Red Letter Year: 7/11

Luke 7:1-17

When Jesus had finished saying all this to the people, he returned to Capernaum. At that time the highly valued slave of a Roman officer was sick and near death. When the officer heard about Jesus, he sent some respected Jewish elders to ask him to come and heal his slave. So they earnestly begged Jesus to help the man. “If anyone deserves your help, he does,” they said, “for he loves the Jewish people and even built a synagogue for us.”

So Jesus went with them. But just before they arrived at the house, the officer sent some friends to say, “Lord, don’t trouble yourself by coming to my home, for I am not worthy of such an honor. I am not even worthy to come and meet you. Just say the word from where you are, and my servant will be healed. I know this because I am under the authority of my superior officers, and I have authority over my soldiers. I only need to say, ‘Go,’ and they go, or ‘Come,’ and they come. And if I say to my slaves, ‘Do this,’ they do it.”

When Jesus heard this, he was amazed. Turning to the crowd that was following him, he said, “I tell you, I haven’t seen faith like this in all Israel!” 10 And when the officer’s friends returned to his house, they found the slave completely healed.

11 Soon afterward Jesus went with his disciples to the village of Nain, and a large crowd followed him. 12 A funeral procession was coming out as he approached the village gate. The young man who had died was a widow’s only son, and a large crowd from the village was with her. 13 When the Lord saw her, his heart overflowed with compassion. “Don’t cry!” he said. 14 Then he walked over to the coffin and touched it, and the bearers stopped. “Young man,” he said, “I tell you, get up.” 15 Then the dead boy sat up and began to talk! And Jesus gave him back to his mother.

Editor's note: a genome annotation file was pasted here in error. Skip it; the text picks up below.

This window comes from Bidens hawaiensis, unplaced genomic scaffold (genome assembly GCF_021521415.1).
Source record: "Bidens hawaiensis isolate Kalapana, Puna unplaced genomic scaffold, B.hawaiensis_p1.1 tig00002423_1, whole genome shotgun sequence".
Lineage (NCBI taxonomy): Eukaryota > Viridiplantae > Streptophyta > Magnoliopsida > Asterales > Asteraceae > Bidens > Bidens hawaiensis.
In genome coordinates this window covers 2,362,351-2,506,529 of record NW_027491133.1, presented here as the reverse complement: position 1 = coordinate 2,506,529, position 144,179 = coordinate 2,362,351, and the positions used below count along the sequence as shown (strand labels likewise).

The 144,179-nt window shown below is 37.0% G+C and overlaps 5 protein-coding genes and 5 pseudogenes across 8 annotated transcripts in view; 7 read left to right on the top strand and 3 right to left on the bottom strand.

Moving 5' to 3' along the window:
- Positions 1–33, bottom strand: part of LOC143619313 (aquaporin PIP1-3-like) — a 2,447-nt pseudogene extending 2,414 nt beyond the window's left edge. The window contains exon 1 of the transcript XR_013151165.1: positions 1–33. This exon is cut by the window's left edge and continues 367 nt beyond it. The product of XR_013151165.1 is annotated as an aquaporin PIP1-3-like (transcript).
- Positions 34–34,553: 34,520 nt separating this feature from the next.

16 Great fear swept the crowd, and they praised God, saying, “A mighty prophet has risen among us,” and “God has visited his people today.” 17 And the news about Jesus spread throughout Judea and the surrounding countryside.


We have two stories here. The first is found in Matthew, but altered a good bit here. The second is unique to Luke. In Matthew (8.5-13), the centurion comes himself and speaks directly with Jesus. Here, the centurion and Jesus never meet or speak with each other directly. In fact, Jesus says almost nothing in this scene – he does not even declare the servant healed – only the remark about his remarkable faith remains. As Luke tells it, the story bears a lot of resemblance to Elisha healing Namaan of leprosy (2 Kings 5). The second story bears a lot of resemblance to Elijah raising the Sarepta widow’s son from the dead (1 Kings 17). This leads to the crowd recognizing that Jesus is a “great prophet” in v.16. Luke tailored the first story and placed it alongside the second to reinforce this truth.

Here are a few things worth noting:

  • The Jewish elders sent by the centurion were local leaders of the synagogue in Galilee, not connected with the elite leadership of Jerusalem and thus not (as much) at odds with Jesus. 
  • The centurion has his friends call Jesus “Lord” (v.6) which for Luke is an expression of faith in Jesus.
  • In his narration of the second story, Luke himself calls Jesus “Lord” for the first time in his Gospel (v.13). The term has been used before, but only in quotes. Luke was too careful for this to be accidental.
  • In the Sermon on the Plain, Jesus instructed his followers to have compassion on people. He displays compassion on the widow in v.13. This reinforces the prior teaching and gives it a narrative context: our hearts should overflow with compassion, just like Jesus.
  • Jesus ministers exclusively to outsiders in these stories, people of the reversal. The centurion is racially excluded. The servant is economically excluded and also under the cloud of racial exclusion by being in the centurion’s house. The widow is excluded based on gender and economics. And the boy is dead – the very embodiment of “unclean.” Jesus has no business caring for any of these. Such is the opinion of all the religious leaders, including John the Baptist. But these stories bear out the reversal Mary,  Zechariah, and Simeon prophesied about. These are the people Jesus came for. These are the people who call him Lord.

New Living Translation (NLT) Holy Bible. New Living Translation copyright© 1996, 2004, 2007 by Tyndale House Foundation. Used by permission of Tyndale HousePublishers Inc., Carol Stream, Illinois 60188. All rights reserved.